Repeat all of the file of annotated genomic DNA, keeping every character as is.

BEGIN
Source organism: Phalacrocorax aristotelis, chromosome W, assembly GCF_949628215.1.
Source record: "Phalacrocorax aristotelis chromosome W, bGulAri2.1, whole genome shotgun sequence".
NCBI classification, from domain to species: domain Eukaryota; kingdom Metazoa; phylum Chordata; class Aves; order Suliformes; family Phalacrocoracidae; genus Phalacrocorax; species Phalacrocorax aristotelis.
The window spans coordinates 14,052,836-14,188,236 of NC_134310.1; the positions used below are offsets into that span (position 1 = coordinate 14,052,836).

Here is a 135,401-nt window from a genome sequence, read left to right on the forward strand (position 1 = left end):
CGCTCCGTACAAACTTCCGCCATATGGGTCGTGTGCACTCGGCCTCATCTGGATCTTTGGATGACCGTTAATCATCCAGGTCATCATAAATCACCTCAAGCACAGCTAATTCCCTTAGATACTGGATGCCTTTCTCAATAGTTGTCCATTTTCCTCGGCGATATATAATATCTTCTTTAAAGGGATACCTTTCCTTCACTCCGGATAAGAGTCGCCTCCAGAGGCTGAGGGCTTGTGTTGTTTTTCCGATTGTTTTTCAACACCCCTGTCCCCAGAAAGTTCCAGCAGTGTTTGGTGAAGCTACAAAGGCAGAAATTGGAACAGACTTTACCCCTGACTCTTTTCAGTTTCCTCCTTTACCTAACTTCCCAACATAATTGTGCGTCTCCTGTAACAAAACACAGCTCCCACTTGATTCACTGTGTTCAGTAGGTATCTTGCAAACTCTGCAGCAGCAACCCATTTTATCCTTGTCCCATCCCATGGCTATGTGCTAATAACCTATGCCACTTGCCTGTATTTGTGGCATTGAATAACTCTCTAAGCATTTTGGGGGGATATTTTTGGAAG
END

Source organism: Phalacrocorax aristotelis, chromosome W, assembly GCF_949628215.1.
Source record: "Phalacrocorax aristotelis chromosome W, bGulAri2.1, whole genome shotgun sequence".
NCBI classification, from domain to species: domain Eukaryota; kingdom Metazoa; phylum Chordata; class Aves; order Suliformes; family Phalacrocoracidae; genus Phalacrocorax; species Phalacrocorax aristotelis.
The window spans coordinates 14,052,836-14,188,236 of NC_134310.1; the positions used below are offsets into that span (position 1 = coordinate 14,052,836).

Here is a 135,401-nt window from a genome sequence, read left to right on the forward strand (position 1 = left end):
CGCTCCGTACAAACTTCCGCCATATGGGTCGTGTGCACTCGGCCTCATCTGGATCTTTGGATGACCGTTAATCATCCAGGTCATCATAAATCACCTCAAGCACAGCTAATTCCCTTAGATACTGGATGCCTTTCTCAATAGTTGTCCATTTTCCTCGGCGATATATAATATCTTCTTTAAAGGGATACCTTTCCTTCACTCCGGATAAGAGTCGCCTCCAGAGGCTGAGGGCTTGTGTTGTTTTTCCGATTGTTTTTCAACACCCCTGTCCCCAGAAAGTTCCAGCAGTGTTTGGTGAAGCTACAAAGGCAGAAATTGGAACAGACTTTACCCCTGACTCTTTTCAGTTTCCTCCTTTACCTAACTTCCCAACATAATTGTGCGTCTCCTGTAACAAAACACAGCTCCCACTTGATTCACTGTGTTCAGTAGGTATCTTGCAAACTCTGCAGCAGCAACCCATTTTATCCTTGTCCCATCCCATGGCTATGTGCTAATAACCTATGCCACTTGCCTGTATTTGTGGCATTGAATAACTCTCTAAGCATTTTGGGGGGATATTTTTGGAAG